In all societies, youth are the ones who actually fight wars; the Israeli-Palestinian conflict is no exception. Israeli youth fill the ranks of the IDF; Palestinian youth populate the diverse groups that fought two intifadas and carry out suicide bombings.
Youth also bear the demographic message of the future. In Gaza, for example, the population is heavily weighted in favor of youth, thereby guaranteeing social, economic and political crisis as it doubles roughly every generation. In Israel, ultra-orthodox Jews and Arab citizens will constitute nearly half of all 18 year-olds ten years from now, presenting the disturbing specter of only half the population doing military service and bearing an increasingly heavy security burden unless radical changes are introduced to Israeli society.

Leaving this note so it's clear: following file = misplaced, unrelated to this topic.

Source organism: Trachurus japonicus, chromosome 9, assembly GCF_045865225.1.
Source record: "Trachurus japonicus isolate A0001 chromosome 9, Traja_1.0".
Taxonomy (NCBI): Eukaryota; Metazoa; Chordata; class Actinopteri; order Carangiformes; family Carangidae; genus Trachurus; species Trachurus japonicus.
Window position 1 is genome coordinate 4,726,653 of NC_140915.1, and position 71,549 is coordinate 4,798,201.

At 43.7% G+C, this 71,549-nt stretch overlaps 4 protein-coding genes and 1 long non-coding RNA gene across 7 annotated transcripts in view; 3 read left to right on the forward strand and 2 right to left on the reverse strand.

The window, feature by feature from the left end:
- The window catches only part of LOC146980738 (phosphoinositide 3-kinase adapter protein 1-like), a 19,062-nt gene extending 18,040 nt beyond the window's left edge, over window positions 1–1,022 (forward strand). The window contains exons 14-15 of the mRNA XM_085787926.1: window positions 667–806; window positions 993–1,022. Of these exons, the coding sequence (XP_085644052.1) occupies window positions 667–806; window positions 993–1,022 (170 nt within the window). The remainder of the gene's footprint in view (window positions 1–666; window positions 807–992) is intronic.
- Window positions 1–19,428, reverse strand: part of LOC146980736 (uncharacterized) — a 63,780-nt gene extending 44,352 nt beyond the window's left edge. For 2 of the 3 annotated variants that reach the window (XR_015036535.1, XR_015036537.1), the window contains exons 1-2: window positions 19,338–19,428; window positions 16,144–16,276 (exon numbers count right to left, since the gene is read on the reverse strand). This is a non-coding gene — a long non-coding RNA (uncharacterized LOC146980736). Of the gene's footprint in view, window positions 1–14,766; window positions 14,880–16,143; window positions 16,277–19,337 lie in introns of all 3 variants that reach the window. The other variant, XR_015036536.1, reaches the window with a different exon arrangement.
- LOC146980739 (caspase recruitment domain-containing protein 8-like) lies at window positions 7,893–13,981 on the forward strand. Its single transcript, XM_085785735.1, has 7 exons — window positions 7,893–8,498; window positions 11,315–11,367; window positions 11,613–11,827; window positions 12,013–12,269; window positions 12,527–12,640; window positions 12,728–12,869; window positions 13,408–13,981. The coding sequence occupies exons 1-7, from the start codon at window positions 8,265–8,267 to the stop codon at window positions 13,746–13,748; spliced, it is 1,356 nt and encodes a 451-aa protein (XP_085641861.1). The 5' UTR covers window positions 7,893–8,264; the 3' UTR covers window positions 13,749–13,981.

Youth also embody idealism and initiative to a far greater extent than most adults. Recently, I came across two very positive examples of this in the context of the Israel-Arab dispute--at least from an Israeli point of view--in two very different forums.
First, at an international convocation that brought together people from all over the Middle East, I was approached by a group of university students from one of the Gulf emirates. They had never met Israelis, they explained breathlessly; this was their first opportunity. They had so much to talk about. Could I arrange for them to meet a similar group of Israeli students? If only, I mused, this sort of initiative could be multiplied a thousand-fold.
Second, at a high school graduation in Israel--a school in the Tel Aviv area where a disturbing percentage of the student body find ways to avoid military service--the valedictorian chose to berate the school's administration and faculty for not doing enough to encourage students to serve and was applauded loudly by his fellow students and their parents.